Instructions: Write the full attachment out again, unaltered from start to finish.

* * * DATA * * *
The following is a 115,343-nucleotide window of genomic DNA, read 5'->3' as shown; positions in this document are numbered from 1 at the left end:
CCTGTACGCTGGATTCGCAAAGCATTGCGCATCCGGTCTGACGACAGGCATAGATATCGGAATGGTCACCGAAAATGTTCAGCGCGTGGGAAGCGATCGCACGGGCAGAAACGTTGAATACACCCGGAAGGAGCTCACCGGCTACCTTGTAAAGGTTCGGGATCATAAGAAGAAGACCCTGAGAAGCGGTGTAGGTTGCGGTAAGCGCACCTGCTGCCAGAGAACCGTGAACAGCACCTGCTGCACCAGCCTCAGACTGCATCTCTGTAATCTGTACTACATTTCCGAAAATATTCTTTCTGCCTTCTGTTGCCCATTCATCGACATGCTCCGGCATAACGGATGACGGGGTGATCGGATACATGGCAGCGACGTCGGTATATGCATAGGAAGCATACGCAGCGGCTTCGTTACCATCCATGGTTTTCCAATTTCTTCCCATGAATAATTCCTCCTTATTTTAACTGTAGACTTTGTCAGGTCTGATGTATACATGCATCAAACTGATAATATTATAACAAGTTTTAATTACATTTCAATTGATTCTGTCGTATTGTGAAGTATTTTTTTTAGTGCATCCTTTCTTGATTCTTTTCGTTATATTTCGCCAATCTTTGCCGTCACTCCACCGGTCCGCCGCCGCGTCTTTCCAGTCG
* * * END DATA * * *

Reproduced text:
The following is a 115,343-nucleotide window of genomic DNA, read 5'->3' as shown; positions in this document are numbered from 1 at the left end:
CCTGTACGCTGGATTCGCAAAGCATTGCGCATCCGGTCTGACGACAGGCATAGATATCGGAATGGTCACCGAAAATGTTCAGCGCGTGGGAAGCGATCGCACGGGCAGAAACGTTGAATACACCCGGAAGGAGCTCACCGGCTACCTTGTAAAGGTTCGGGATCATAAGAAGAAGACCCTGAGAAGCGGTGTAGGTTGCGGTAAGCGCACCTGCTGCCAGAGAACCGTGAACAGCACCTGCTGCACCAGCCTCAGACTGCATCTCTGTAATCTGTACTACATTTCCGAAAATATTCTTTCTGCCTTCTGTTGCCCATTCATCGACATGCTCCGGCATAACGGATGACGGGGTGATCGGATACATGGCAGCGACGTCGGTATATGCATAGGAAGCATACGCAGCGGCTTCGTTACCATCCATGGTTTTCCAATTTCTTCCCATGAATAATTCCTCCTTATTTTAACTGTAGACTTTGTCAGGTCTGATGTATACATGCATCAAACTGATAATATTATAACAAGTTTTAATTACATTTCAATTGATTCTGTCGTATTGTGAAGTATTTTTTTTAGTGCATCCTTTCTTGATTCTTTTCGTTATATTTCGCCAATCTTTGCCGTCACTCCACCGGTCCGCCGCCGCGTCTTTCCAGTCG